Calcium propionate is most often used in baking as a bread mold inhibitor

Calcium propionate is most often used in baking as a bread mold inhibitor.

Calcium Propionate

What is Calcium Propionate?

Calcium propionate is an antimicrobial agent commonly used in bread.  It is effective in preventing mold growth and helps extend the shelf life of bread products. It’s a preferred antimicrobial because unlike cultured wheat and cultured whey, it does not contain the top 8 allergens in the US.


Calcium propionate is produced by neutralizing propionic acid with calcium hydroxide.

Chemical structure calcium propionate, a mold inhibitor used in baking.

Chemical structure of calcium propionate.


Calcium propionate suppress bacteria and mold growth on bread and cakes. It doesn’t inhibit yeast. Its addition to bread dough doesn’t interfere with yeast fermentation. Calcium ion interferes with the chemical leavening action, so it is not often used in cake.1 It is preferred to use in bread and rolls, because it can enrich the product.


Calcium propionate is added with other ingredients in the dough.2 Potassium sorbate and sorbic acid cannot be used in dough since they damage the yeast and they can only be used by spraying on the surface of products after baked.2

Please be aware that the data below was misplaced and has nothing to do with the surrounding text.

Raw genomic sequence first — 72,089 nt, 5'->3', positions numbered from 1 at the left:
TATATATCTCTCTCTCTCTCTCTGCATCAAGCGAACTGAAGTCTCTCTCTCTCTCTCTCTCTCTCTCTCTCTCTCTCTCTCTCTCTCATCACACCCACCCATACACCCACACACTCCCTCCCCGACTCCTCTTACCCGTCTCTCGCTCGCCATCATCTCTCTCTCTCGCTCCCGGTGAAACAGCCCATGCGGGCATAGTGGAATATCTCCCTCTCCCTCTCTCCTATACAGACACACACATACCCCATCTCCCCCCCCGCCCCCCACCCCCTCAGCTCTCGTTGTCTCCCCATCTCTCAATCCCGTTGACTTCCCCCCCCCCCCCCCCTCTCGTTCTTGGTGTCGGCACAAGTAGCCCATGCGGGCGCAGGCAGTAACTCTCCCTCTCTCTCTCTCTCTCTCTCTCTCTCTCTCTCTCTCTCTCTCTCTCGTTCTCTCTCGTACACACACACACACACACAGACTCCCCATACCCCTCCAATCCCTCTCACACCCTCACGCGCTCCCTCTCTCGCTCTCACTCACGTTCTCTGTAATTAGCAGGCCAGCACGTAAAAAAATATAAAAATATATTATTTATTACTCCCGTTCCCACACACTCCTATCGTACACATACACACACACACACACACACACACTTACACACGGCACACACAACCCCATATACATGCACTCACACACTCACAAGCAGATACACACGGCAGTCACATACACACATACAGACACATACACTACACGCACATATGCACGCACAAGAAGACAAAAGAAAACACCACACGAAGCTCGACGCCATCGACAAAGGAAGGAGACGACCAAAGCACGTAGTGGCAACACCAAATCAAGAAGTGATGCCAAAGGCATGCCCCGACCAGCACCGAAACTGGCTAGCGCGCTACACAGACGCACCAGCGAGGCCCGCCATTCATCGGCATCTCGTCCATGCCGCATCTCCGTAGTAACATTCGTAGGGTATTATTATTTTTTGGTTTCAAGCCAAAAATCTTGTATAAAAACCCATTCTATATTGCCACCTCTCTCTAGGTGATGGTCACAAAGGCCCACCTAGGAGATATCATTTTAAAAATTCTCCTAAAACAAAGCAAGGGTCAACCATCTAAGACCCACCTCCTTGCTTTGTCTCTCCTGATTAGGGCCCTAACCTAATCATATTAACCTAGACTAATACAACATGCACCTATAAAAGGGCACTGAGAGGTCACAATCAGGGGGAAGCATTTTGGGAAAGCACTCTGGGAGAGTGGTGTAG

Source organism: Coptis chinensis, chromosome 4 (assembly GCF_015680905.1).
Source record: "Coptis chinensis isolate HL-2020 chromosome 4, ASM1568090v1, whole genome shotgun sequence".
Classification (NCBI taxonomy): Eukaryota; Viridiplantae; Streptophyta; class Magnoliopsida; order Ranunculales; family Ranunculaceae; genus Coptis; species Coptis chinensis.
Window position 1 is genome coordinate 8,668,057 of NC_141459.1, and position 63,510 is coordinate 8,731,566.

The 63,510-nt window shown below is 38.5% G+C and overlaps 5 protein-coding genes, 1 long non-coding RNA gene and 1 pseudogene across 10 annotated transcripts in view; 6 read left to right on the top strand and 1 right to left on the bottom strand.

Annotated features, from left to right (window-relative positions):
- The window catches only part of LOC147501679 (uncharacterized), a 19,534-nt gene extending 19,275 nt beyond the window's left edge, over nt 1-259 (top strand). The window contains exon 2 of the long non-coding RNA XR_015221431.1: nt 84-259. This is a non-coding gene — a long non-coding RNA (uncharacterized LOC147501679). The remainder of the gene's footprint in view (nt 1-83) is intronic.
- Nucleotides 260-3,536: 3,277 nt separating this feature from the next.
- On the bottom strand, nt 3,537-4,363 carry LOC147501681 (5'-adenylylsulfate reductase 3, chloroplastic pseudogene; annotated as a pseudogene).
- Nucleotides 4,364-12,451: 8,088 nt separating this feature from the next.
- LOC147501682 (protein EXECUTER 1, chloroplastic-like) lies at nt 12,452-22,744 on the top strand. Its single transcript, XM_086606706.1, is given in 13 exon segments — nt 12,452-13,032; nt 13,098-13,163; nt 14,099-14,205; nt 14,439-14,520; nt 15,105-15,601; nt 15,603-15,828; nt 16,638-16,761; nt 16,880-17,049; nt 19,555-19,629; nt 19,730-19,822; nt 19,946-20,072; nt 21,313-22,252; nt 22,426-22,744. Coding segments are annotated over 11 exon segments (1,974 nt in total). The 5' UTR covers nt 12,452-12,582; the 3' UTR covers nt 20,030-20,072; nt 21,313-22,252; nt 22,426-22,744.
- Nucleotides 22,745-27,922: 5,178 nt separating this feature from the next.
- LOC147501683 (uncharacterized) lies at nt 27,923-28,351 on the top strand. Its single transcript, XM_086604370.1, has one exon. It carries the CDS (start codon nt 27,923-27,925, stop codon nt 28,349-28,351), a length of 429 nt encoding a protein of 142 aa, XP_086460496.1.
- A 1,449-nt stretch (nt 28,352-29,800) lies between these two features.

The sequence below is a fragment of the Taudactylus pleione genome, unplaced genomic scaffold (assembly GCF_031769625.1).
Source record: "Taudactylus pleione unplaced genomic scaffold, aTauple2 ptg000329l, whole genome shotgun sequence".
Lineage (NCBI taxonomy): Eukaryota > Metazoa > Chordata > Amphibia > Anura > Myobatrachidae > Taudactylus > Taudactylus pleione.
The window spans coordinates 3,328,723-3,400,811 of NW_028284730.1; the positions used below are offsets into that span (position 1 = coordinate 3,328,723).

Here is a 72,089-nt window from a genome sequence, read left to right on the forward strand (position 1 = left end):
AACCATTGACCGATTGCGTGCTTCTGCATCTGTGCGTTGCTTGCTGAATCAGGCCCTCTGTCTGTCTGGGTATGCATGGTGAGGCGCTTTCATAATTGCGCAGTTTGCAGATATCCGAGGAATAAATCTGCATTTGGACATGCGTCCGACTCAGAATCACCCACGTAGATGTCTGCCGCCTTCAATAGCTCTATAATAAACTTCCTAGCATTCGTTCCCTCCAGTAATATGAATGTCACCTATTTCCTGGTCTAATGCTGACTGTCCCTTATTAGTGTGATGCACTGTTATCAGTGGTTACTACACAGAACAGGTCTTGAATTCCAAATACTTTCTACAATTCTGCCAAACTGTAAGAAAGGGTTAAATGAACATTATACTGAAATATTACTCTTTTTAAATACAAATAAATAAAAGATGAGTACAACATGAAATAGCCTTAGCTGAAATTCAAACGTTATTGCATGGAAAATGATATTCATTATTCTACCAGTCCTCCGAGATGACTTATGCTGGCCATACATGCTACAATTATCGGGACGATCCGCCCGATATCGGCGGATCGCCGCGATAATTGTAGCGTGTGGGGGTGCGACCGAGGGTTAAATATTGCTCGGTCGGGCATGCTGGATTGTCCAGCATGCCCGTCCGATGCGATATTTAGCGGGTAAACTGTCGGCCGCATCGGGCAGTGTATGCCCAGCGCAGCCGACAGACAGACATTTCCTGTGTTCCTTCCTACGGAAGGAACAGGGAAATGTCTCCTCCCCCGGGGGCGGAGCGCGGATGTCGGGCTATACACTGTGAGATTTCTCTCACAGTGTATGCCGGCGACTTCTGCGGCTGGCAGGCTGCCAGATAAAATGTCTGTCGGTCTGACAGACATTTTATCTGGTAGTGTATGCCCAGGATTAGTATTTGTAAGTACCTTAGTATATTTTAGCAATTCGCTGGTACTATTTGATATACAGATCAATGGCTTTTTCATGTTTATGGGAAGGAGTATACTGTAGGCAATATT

Calcium propionate is most effective below pH 5.5. Any lower, and the active component, propionic acid, is undissociated and becomes active. The dough pH needs to be below 5.5 and well controlled to effectively control mold.

The recommendation level of calcium propionate is 0.19-0.32% based on flour weight.3 At higher application levels, it imparts a distinct acid taste to bread.

Calcium propionate can help lower the sodium concentration in bread. When 0.3% calcium propionate is used without sodium chloride, bread was mold free for 12 days. When 0.3% is used with 1.2% sodium chloride, the bread was mold free for 13 days.4

FDA regulation

Calcium propionate is GRAS regulated by the FDA in article 21CFR184.1221 in the Code of Federal Regulations.5


  1. Deshpande, S. S., et al. “Food Acidulants.” Food Additive Toxicology, Marcel Dekker, 1994, pp. 11–88.
  2. American Institute of Baking. “Function of Ingredients in Bread Production.” Baking Science and Technology.
  3. Katsinis, George, et al. “Synergistic effect of chemical preservatives with ethanol on the microbial shelf life of bread by factorial design.” International Journal of Food Science & Technology, vol. 43, no. 2, 2008, pp. 208–215., doi:10.1111/j.1365-2621.2006.01386.x.
  4. Belz, Markus C. E., et al. “The effect of sourdough and calcium propionate on the microbial shelf-Life of salt reduced bread.” Applied Microbiology and Biotechnology, vol. 96, no. 2, Sept. 2012, pp. 493–501., doi:10.1007/s00253-012-4052-x.
  5. U.S. Food & Drug Administration. “21CFR184.1221 – Code of Federal Regulations Title 21.”, 14 Aug. 2017,